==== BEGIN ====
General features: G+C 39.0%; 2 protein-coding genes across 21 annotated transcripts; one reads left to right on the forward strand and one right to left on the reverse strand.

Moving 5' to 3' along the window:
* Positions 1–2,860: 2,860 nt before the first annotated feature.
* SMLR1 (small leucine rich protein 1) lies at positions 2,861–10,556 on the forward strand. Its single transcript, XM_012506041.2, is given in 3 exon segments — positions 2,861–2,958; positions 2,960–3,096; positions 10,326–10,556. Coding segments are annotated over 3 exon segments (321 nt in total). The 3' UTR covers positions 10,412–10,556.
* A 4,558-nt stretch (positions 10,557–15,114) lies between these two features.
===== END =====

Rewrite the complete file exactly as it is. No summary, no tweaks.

General features: G+C 39.0%; 2 protein-coding genes across 21 annotated transcripts; one reads left to right on the forward strand and one right to left on the reverse strand.

Moving 5' to 3' along the window:
* Positions 1–2,860: 2,860 nt before the first annotated feature.
* SMLR1 (small leucine rich protein 1) lies at positions 2,861–10,556 on the forward strand. Its single transcript, XM_012506041.2, is given in 3 exon segments — positions 2,861–2,958; positions 2,960–3,096; positions 10,326–10,556. Coding segments are annotated over 3 exon segments (321 nt in total). The 3' UTR covers positions 10,412–10,556.
* A 4,558-nt stretch (positions 10,557–15,114) lies between these two features.